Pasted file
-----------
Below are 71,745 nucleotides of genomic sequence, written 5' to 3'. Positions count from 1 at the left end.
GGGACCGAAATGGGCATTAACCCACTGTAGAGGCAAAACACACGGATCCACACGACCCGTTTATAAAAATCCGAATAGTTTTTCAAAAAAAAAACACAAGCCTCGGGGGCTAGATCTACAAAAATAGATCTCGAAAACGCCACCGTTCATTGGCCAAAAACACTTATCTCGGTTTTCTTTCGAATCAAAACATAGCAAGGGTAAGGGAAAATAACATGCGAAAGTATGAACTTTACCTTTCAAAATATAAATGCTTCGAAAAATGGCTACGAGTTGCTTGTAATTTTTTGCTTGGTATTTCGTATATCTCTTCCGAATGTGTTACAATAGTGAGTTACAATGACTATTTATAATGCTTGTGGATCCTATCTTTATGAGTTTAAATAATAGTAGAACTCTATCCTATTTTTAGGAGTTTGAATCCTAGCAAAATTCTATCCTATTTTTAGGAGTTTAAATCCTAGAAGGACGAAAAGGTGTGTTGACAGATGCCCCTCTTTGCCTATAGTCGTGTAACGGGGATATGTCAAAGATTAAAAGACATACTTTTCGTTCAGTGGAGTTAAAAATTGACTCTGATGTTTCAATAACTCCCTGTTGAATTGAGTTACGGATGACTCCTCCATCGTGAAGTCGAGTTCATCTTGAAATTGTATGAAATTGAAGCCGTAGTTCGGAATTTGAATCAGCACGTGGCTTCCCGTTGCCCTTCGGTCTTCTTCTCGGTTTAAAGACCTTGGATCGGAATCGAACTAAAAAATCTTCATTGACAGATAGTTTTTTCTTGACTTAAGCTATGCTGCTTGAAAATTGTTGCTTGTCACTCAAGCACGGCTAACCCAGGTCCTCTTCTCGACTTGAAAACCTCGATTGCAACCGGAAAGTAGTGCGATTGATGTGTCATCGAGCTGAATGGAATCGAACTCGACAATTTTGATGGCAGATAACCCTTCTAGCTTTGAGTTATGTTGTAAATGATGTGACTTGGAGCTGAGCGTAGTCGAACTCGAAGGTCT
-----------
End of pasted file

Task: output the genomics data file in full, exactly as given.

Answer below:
Below are 71,745 nucleotides of genomic sequence, written 5' to 3'. Positions count from 1 at the left end.
GGGACCGAAATGGGCATTAACCCACTGTAGAGGCAAAACACACGGATCCACACGACCCGTTTATAAAAATCCGAATAGTTTTTCAAAAAAAAAACACAAGCCTCGGGGGCTAGATCTACAAAAATAGATCTCGAAAACGCCACCGTTCATTGGCCAAAAACACTTATCTCGGTTTTCTTTCGAATCAAAACATAGCAAGGGTAAGGGAAAATAACATGCGAAAGTATGAACTTTACCTTTCAAAATATAAATGCTTCGAAAAATGGCTACGAGTTGCTTGTAATTTTTTGCTTGGTATTTCGTATATCTCTTCCGAATGTGTTACAATAGTGAGTTACAATGACTATTTATAATGCTTGTGGATCCTATCTTTATGAGTTTAAATAATAGTAGAACTCTATCCTATTTTTAGGAGTTTGAATCCTAGCAAAATTCTATCCTATTTTTAGGAGTTTAAATCCTAGAAGGACGAAAAGGTGTGTTGACAGATGCCCCTCTTTGCCTATAGTCGTGTAACGGGGATATGTCAAAGATTAAAAGACATACTTTTCGTTCAGTGGAGTTAAAAATTGACTCTGATGTTTCAATAACTCCCTGTTGAATTGAGTTACGGATGACTCCTCCATCGTGAAGTCGAGTTCATCTTGAAATTGTATGAAATTGAAGCCGTAGTTCGGAATTTGAATCAGCACGTGGCTTCCCGTTGCCCTTCGGTCTTCTTCTCGGTTTAAAGACCTTGGATCGGAATCGAACTAAAAAATCTTCATTGACAGATAGTTTTTTCTTGACTTAAGCTATGCTGCTTGAAAATTGTTGCTTGTCACTCAAGCACGGCTAACCCAGGTCCTCTTCTCGACTTGAAAACCTCGATTGCAACCGGAAAGTAGTGCGATTGATGTGTCATCGAGCTGAATGGAATCGAACTCGACAATTTTGATGGCAGATAACCCTTCTAGCTTTGAGTTATGTTGTAAATGATGTGACTTGGAGCTGAGCGTAGTCGAACTCGAAGGTCT